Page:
There is a clear political bond between VSŽ and Vinlan, on the one hand, and HZDS, the senior government party, on the other. Ján Smerek, chairman of VSŽ's supervisory board, is fourth on the HZDS candidate list for the September elections and Alexander Rezeš, the principal owner of VSŽ, is HZDS's campaign manager. Melocík was a HZDS deputy in the Czechoslovak federal parliament and then worked for Mečiar's cabinet office and the Slovak Information Service (SIS) under Ivan Lexa, one of Mečiar's closest allies.
Jewel with uncertain future
SP's allure lies partially in its more than 25 billion Slovak crowns ($720.5 million) in technical reserves. From 25 billion Slovak crowns, at least 11 billion Slovak crowns ($317 million) is deposited in banks and can easily be accessed. However, Vladimír Zlacky, an analyst with ING Barings Securities, pointed out that the appeal of owning SP does not stop there. "SP owns 67 percent of Investičná a rozvojová banka (IRB) and 72 percent of Istrobanka," he said. Their combined assets total nearly 70 billion Slovak crowns ($2 billion). The last important advantage of controlling SP is access to its databases, which contain information on property owned by various individuals.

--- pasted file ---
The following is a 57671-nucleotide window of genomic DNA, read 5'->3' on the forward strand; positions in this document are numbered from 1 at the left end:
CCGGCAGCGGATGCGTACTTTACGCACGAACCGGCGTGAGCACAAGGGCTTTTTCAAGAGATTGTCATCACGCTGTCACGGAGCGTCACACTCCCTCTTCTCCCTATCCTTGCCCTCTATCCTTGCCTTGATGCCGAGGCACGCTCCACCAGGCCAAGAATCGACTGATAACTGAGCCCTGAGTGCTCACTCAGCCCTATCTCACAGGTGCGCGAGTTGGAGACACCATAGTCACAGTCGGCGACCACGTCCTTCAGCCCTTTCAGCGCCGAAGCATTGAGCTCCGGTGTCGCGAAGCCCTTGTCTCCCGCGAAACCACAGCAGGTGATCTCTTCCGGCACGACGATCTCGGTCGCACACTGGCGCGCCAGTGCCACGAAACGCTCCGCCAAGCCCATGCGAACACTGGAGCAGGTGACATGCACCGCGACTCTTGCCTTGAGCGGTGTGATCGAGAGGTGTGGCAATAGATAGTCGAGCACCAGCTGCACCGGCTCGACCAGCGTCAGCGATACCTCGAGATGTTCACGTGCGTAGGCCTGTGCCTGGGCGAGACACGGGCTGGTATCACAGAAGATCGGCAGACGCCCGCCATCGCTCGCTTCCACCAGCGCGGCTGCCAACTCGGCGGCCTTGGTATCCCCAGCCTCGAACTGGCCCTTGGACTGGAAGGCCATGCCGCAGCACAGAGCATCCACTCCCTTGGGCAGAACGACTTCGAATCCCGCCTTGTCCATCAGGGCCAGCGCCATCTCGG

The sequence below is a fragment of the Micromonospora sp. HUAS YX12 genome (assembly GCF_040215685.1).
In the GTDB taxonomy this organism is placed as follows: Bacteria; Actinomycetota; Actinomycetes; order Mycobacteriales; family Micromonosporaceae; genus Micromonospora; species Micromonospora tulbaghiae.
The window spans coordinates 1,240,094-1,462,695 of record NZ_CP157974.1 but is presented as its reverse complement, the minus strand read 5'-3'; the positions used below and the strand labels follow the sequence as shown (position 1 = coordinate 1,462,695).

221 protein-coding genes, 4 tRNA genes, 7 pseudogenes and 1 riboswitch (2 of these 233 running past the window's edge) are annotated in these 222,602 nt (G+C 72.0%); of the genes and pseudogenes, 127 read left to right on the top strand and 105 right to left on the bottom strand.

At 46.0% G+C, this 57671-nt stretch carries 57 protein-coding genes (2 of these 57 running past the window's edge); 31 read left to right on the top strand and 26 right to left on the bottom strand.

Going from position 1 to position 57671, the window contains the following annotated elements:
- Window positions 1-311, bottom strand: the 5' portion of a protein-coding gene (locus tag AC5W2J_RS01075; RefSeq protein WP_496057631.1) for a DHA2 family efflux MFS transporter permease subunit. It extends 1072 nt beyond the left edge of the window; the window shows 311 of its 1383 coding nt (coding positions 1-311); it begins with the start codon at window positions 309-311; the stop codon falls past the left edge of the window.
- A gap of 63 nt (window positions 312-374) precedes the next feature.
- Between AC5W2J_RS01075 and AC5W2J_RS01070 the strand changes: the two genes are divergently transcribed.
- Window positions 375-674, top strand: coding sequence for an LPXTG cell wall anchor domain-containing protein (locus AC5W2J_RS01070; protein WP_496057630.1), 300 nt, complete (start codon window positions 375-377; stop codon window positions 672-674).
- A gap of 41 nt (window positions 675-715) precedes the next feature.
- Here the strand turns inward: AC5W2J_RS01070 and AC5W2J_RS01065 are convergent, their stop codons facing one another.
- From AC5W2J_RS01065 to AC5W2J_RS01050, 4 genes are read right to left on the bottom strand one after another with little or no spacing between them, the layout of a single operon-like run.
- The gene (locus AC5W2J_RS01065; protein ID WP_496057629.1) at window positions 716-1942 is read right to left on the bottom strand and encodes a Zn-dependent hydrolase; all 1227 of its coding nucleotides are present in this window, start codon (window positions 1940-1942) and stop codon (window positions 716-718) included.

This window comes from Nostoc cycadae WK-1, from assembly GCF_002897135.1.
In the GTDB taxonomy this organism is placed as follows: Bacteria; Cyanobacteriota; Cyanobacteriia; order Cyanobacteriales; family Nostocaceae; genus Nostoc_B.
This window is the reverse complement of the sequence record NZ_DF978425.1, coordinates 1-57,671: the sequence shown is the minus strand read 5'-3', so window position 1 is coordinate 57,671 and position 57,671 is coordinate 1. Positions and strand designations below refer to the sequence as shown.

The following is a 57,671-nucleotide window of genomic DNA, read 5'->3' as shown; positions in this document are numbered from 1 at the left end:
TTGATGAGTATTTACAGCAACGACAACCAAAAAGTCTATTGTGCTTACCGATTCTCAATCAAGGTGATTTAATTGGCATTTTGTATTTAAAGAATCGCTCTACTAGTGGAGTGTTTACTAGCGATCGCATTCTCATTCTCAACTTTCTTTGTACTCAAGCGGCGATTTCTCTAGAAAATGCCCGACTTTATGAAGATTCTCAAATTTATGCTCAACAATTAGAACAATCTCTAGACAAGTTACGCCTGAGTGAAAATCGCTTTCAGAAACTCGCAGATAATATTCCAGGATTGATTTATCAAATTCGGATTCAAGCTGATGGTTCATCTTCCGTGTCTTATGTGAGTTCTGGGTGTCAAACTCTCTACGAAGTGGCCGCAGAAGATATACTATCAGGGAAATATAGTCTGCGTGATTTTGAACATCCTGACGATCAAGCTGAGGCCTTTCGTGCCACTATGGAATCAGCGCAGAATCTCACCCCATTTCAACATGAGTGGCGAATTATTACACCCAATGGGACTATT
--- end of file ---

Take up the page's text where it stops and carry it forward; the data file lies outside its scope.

But Zlacky warned that SP might not be a good long-term investment. "Their share of the Slovak market is above 60 percent, but slipping," he said. "If there is no turnaround in the level of services they provide, their share is going to go down rapidly, especially after their monopoly on insurance mandated by law is removed next year." In 1990, SP had 100 percent of the market.
And privatizing SP may involve legal as well as financial risks. Opposition parties have filed several lawsuits in an attempt to invalidate the entire process. "We are going to prevent this unlawful privatization," said Ivan Mikloš, the only opposition member on the FNM's supervisory board.
Using an anonymous small shareholder, the opposition SDK party is already filing suits in his name. The most important suit, filed on August 3, is based on a 1995 law stating that shares of "strategic companies" such as SP should be administered by respective ministries (in this case, the Ministry of Finance) instead of the FNM. The FNM broke the law, according to Mikloš, by not handing over the SP shares. Thus, all of the FNM's actions, including its approval of the current capital increase at the July 15 extraordinary general meeting, should be rendered invalid.
But FNM spokesman Otto Balogh told the state press agency TASR that the Ministry of Finance has an agreement with the FNM, according to which the FNM administers the shares on behalf of the ministry. Finance Minister Miroslav Maxon confirmed on August 6 that the agreement existed, and added that "Ivan Mikloš is lying in this instance."
Another lawsuit cites a 1997 law forbidding the privatization of SP until 2003, and alleges that the SP stock subscription represents a de facto privatization and is thus illegal. But Ján Cuper, an HZDS legal expert, rejected this claim as well. "Do you have any proof that HZDS or Mr. Rezeš has privatized SP?" he asked a group of reporters. "This is just a pre-election gambit of the opposition."